On 2014-01-18, Terry Reedy wrote:
On 1/17/2014 10:22 PM, Neil Schemenauer wrote:
The transition to Python 3 is happening but there is still a massive amount of code that needs to be ported.
For application code, why does it need to be ported.
Unless Python 2.x is going to be maintained in perpetuity then code will have to be ported. This point seems obvious to me.
For many application areas, the text problem seems to have been somewhat solved, to the point where people are writing 2&3 code successfully.
Sure you can write code that's compatible with 2&3, that's not the code I'm talking about. I'm talking about the millions (maybe billions) of lines of existing Python code.
I think it too late now.
I disagree. The amount of Python 2 code that exists exceeds the amount of Python 3 by orders of magnitude. That existing codebase either stops evolving and stays Python 2 forever or we do all that's practical to help people move it to a current version of Python.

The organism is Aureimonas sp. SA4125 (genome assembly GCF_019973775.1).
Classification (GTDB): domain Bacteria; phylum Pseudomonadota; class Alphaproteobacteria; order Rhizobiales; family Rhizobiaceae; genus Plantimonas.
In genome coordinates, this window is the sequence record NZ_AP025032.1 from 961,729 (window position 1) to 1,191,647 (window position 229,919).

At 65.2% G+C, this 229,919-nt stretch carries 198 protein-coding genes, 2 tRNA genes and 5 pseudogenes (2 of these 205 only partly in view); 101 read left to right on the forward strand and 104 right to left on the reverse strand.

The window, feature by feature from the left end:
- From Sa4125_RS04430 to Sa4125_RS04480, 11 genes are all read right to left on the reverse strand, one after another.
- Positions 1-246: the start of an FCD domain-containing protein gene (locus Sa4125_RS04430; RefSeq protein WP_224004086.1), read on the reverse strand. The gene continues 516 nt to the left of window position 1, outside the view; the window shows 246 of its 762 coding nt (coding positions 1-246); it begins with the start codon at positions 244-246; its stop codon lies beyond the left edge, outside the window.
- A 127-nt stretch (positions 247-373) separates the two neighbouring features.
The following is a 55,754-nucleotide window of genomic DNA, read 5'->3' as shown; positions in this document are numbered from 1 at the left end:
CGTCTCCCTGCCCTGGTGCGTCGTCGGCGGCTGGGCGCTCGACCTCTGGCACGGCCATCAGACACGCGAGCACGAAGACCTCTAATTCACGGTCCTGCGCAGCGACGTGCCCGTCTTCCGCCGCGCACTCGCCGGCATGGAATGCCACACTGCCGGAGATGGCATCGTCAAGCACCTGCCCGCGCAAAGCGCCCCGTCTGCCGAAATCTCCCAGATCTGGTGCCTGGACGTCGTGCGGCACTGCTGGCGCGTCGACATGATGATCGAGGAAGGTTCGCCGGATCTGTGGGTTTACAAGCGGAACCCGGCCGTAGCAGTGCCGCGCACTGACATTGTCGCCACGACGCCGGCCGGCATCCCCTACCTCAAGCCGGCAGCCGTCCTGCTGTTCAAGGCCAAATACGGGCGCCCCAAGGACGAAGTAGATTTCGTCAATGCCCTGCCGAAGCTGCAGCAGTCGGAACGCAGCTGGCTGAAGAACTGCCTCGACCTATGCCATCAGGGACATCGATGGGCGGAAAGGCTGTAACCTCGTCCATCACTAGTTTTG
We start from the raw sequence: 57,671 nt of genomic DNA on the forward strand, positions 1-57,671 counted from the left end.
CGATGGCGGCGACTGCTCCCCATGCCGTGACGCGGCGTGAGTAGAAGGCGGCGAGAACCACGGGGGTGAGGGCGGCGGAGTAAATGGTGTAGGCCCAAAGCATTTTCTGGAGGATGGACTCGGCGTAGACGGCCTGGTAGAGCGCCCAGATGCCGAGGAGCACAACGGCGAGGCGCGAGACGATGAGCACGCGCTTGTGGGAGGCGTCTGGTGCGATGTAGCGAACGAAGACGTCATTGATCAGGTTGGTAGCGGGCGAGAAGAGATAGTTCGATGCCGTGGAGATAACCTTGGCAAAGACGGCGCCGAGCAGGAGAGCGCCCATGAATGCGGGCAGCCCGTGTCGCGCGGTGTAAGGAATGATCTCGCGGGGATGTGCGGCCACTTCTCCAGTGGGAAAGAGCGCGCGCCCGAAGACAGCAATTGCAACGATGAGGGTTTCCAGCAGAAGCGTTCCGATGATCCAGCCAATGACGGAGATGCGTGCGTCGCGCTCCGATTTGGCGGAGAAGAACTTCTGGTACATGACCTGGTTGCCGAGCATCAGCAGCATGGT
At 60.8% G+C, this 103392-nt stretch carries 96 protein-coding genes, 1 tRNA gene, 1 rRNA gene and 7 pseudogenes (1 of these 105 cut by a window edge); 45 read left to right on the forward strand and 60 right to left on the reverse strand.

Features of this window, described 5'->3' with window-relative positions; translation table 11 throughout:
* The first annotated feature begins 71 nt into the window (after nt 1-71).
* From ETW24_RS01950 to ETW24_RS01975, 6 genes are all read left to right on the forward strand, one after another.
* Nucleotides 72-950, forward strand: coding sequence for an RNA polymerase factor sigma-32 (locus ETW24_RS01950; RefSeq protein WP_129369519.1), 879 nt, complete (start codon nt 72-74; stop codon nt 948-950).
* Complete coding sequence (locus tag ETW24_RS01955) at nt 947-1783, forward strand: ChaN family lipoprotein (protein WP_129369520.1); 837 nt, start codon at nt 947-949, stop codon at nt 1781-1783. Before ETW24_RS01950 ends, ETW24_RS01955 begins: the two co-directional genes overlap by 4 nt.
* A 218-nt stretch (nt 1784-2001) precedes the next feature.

I believe you left out the int division change.
That should be on the list.
People who cannot move to 3.x because of libraries could not move to 2.8 for the same reason. Over half of the most commonly downloaded libraries already have 3.x versions.
That's a necessary condition but the vast amount of existing Python 2 code has not been ported. Lots of it would be private libraries or applications. You only have to look at the download stats for the Python interpreter to confirm this.
I realize that if there is actual code created, and if it's not under the umbrella of the PSF, it couldn't be called "Python 2.8" due to trademark reasons.
I don't give a shit what it's called. A Python 2 fork is going to happen whether the PSF blesses it or not, I can't believe that's even a point of discussion. People are still maintaining Cobol compilers.